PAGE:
How to Breathe While Running | 3 Breathing Exercises to Try

Learn how to breathe while running with these running breathing exercises, techniques, and practical tips to make seamless running a reality.

Man running near bridge

Many people struggle to learn how to breathe while running. Fortunately, with the right breathing exercises for running, anyone can begin putting on the miles without gasping for air.

Some people are natural-born runners. Others pick it up as they grow older. They’ll lace up their running shoes, head outside, and begin their journey. As they run, though, they may feel short of breath and find themselves inhaling and exhaling in irregular breathing patterns.

There’s no single best way to breathe while running for all runners. No—it’s something that you’ll have to learn individually.

Learning how to breathe while running isn’t something that necessarily comes naturally. It takes know-how and practice. Fortunately, we can help you with both.

How to Breathe While Running

Learning how to breathe efficiently while running is a crucial skill that can significantly enhance your performance and enjoyment of the sport. For many runners, both new and experienced, finding the right breathing rhythm can be challenging, but with practice and understanding, it becomes an integral part of a successful running routine.

Rhythmic Breathing

Developing a rhythmic breathing pattern that synchronizes with your running stride helps maintain a consistent pace and prevents side stitches. This synchronization ensures that your body is efficiently using oxygen and expelling carbon dioxide.

Start by identifying a comfortable breathing pattern, such as inhaling for three steps and exhaling for two, and adjust as needed based on your pace and intensity.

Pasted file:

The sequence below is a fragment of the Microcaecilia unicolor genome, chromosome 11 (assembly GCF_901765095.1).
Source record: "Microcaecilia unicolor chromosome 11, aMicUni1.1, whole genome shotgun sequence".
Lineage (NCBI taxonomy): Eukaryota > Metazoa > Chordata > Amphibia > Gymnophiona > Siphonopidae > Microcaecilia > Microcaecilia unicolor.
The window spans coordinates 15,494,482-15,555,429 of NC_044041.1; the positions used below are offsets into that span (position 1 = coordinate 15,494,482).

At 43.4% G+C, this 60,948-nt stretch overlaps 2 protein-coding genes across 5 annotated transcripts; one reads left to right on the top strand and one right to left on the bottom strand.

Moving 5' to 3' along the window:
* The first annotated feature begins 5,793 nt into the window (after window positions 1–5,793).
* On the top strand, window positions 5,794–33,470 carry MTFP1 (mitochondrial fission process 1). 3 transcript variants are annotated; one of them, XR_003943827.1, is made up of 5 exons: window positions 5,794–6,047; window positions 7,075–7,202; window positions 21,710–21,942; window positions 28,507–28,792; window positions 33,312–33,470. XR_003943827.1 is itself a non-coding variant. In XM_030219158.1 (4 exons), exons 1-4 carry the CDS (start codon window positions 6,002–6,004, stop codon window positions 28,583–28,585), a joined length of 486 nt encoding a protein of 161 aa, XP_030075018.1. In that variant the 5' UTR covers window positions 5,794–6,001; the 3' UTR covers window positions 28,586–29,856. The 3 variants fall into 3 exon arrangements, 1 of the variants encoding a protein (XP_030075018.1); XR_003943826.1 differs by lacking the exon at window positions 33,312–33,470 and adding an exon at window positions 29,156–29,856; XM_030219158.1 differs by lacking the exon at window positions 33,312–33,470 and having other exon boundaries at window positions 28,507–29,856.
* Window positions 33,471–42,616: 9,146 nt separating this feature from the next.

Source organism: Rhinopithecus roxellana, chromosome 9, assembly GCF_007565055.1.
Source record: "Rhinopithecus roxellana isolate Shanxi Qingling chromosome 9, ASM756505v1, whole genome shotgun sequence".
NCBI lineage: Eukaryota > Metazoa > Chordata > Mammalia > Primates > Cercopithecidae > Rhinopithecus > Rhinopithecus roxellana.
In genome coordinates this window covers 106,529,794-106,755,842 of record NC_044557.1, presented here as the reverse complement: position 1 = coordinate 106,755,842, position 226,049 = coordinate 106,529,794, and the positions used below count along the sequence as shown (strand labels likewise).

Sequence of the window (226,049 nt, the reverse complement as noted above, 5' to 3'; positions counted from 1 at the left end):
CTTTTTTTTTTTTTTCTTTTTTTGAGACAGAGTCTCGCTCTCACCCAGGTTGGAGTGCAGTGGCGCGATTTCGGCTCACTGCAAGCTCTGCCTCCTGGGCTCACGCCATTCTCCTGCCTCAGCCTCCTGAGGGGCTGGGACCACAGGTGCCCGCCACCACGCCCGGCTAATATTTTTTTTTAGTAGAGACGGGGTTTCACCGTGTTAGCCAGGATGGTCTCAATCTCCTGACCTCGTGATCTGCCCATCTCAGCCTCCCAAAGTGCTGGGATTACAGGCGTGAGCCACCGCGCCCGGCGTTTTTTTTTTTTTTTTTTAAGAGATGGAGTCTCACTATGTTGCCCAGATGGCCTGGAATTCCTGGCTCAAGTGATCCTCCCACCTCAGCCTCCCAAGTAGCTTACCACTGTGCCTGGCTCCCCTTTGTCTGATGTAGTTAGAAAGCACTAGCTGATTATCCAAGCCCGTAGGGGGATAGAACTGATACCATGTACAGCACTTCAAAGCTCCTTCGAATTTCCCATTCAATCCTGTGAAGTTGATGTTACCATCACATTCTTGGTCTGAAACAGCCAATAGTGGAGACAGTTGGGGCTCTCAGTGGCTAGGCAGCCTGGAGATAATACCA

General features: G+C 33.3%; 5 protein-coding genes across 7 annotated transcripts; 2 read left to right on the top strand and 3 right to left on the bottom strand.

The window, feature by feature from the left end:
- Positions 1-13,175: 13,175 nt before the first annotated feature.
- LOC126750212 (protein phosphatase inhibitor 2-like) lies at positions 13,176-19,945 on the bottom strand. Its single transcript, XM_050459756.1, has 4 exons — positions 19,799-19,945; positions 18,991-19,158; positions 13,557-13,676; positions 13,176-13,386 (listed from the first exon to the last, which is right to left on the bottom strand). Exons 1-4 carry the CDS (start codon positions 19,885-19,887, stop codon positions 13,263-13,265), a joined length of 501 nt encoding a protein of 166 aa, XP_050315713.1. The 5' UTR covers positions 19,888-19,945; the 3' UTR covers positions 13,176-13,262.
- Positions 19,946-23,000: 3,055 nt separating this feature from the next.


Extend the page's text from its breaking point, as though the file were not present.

Diaphragmatic Breathing

Diaphragmatic, or belly breathing, allows for deeper, more efficient breaths. By engaging the diaphragm, you increase your oxygen intake and enhance your endurance.

Incorporate diaphragmatic breathing exercises into your daily routine to strengthen this muscle and make belly breathing more natural while running.

Nasal and Mouth Breathing

There's a debate in the running community about whether nasal or mouth breathing is more effective. Nasal breathing can warm and filter the air but may not be sufficient for high-intensity runs. Mouth breathing allows for more significant oxygen intake, especially during strenuous activity.

Many runners find a combination of both methods works best. Practice breathing in through the nose and out through the mouth, especially during less intense runs, and switch to mouth breathing during higher intensities.

Adapting Breathing to Running Conditions

Your breathing should adapt to the intensity of your run. For easy jogs, a relaxed and deep breathing pattern is suitable, while faster paces may require quicker, more shallow breaths.

Pay attention to how your body responds to different breathing techniques and adapt accordingly. If you're feeling winded or experiencing side stitches, it might be time to adjust your breathing pattern.

Control Your Breathing When Running

Controlling your breathing is a challenge for most runners. Prior to hitting the trails, beginner runners should audit their breathing rhythm to see if they have the lung capacity to complete the run.

To do this, they can perform a variety of breathing exercises that will help them assess their breathing rhythm and ensure they have the proper breathing while running technique nailed down.

Why Is Breathing While Running So Challenging At First?

Stop what you’re doing. What sort of position is your body in right now? Are you seated or standing? Slouched over or slumped back on the couch? Well, believe it or not, the way in which you breathe is affected by the positions you spend most of your day in.

Slouching over can cause our breathing to get shallow. Instead of performing diaphragmatic breathing for deeper, more valuable breaths, everything stays up in our chest, creating little to no value for our overall aerobic capacity.